This made me pause. I know I have ADD. My tag-line is “Hyperactivity that Works,” after all. (Blog site rebranding in process. Just wait and see!) But I blog. Let’s, then, analyze the responders. Seven individuals mentioned attention span or dedication in their responses. The respondants were both young and old. Out of the people I could guess the ages of, only three of my total respondants were in the 18-24 age bracket. Two of them mentioned attention spans or dedication. The rest were older, though I wont say how old (Linked In isn’t Facebook. It doesn’t have a birthdate field). Their reasoning? With all of the stuff we’re doing, young people just don’t have the necessary dedication to sit down and craft a blog. Apparently most people in this younger age bracket start off with high-flying ideas and then get bogged down in the details. Thus the comment on attention span. They quit shortly after starting the blog and then move on.
After these two common points, all my respondents started mentioning various other points and their commonalities became scattered. For instance, four said that young people use Twitter and Facebook instead of blogging. Two mentioned that yong people are just too busy–not that we get bored with it but that we don’t have enough time to blog. Two responses mentioned that young people aren’t interested in blogging because they’re too busy with being young and aren’t interested in the intellectual pursuit.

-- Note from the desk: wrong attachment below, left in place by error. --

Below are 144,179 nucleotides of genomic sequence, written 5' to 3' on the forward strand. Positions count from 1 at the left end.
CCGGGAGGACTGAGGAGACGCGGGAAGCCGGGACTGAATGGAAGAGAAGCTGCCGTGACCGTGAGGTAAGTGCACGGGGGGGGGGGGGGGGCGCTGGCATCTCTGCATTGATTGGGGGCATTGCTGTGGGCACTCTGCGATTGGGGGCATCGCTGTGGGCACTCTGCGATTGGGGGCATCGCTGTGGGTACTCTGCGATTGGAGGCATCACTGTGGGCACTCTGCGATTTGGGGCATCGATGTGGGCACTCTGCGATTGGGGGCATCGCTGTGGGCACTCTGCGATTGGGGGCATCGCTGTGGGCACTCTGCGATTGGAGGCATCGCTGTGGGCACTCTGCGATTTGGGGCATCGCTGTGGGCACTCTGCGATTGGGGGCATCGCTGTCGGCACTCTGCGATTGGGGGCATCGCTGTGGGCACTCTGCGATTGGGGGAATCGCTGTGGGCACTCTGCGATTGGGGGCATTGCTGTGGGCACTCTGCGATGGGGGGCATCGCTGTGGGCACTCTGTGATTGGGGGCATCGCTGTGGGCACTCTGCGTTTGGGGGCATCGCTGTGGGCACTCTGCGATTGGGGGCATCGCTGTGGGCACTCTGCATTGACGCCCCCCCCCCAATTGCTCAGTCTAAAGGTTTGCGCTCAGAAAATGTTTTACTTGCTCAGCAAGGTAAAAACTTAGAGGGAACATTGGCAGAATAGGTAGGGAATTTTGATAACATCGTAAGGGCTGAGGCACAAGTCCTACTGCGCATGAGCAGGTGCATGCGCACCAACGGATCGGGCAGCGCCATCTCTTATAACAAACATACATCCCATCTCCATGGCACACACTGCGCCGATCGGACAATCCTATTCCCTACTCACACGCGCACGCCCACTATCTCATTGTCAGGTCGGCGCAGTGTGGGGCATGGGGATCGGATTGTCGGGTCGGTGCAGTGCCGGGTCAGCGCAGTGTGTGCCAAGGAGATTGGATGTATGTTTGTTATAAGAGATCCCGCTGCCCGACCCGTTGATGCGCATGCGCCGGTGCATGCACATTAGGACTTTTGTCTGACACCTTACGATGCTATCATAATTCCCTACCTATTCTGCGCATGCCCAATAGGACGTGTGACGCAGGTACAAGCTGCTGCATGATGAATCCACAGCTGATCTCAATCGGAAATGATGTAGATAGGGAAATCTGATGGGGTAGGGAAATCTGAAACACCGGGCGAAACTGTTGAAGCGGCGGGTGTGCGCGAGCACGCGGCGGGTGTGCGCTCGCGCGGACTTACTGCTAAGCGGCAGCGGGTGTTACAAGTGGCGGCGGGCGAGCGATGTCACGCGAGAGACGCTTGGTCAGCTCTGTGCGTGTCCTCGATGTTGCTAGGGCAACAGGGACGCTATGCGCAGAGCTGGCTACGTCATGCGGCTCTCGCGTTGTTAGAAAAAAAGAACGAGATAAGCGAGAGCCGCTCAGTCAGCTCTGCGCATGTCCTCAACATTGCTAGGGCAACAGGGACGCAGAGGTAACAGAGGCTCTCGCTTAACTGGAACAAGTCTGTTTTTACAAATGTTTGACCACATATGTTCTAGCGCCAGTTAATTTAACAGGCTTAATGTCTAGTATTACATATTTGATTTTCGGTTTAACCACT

The reason I found the most insightful, though, was actually given by a young person and just this one person. He said that young people are addicted to the consumption of what the internet has to offer, not the creation of that offering. Well put and interesting. My thoughts? I agree with the most common reasons I’ve highlighted. I think that young people feel they don’t have enough to say of value and that the work that goes in to making something of value is a too burdensome for most.
Welcome to the beginning of the week. Start your week off right with some interesting reading. Here’s some articles that I gathered from around the web. Every week I try to provide 3 good things for you to look at. This week it’s four. Enjoy my excess!